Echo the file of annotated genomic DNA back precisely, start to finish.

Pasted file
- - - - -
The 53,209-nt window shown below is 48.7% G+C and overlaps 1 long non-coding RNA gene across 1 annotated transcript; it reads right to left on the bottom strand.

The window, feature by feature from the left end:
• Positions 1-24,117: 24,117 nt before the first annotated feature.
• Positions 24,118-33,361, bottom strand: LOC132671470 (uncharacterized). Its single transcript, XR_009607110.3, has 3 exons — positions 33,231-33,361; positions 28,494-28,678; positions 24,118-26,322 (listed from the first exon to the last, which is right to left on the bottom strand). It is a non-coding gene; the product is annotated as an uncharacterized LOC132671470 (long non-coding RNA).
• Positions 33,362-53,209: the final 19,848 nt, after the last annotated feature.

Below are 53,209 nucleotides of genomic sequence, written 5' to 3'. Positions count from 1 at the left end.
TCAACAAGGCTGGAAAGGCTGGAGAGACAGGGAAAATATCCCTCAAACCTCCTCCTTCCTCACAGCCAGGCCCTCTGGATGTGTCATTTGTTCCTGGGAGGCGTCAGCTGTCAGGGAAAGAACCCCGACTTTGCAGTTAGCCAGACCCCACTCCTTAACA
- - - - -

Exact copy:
The 53,209-nt window shown below is 48.7% G+C and overlaps 1 long non-coding RNA gene across 1 annotated transcript; it reads right to left on the bottom strand.

The window, feature by feature from the left end:
• Positions 1-24,117: 24,117 nt before the first annotated feature.
• Positions 24,118-33,361, bottom strand: LOC132671470 (uncharacterized). Its single transcript, XR_009607110.3, has 3 exons — positions 33,231-33,361; positions 28,494-28,678; positions 24,118-26,322 (listed from the first exon to the last, which is right to left on the bottom strand). It is a non-coding gene; the product is annotated as an uncharacterized LOC132671470 (long non-coding RNA).
• Positions 33,362-53,209: the final 19,848 nt, after the last annotated feature.

Below are 53,209 nucleotides of genomic sequence, written 5' to 3'. Positions count from 1 at the left end.
TCAACAAGGCTGGAAAGGCTGGAGAGACAGGGAAAATATCCCTCAAACCTCCTCCTTCCTCACAGCCAGGCCCTCTGGATGTGTCATTTGTTCCTGGGAGGCGTCAGCTGTCAGGGAAAGAACCCCGACTTTGCAGTTAGCCAGACCCCACTCCTTAACA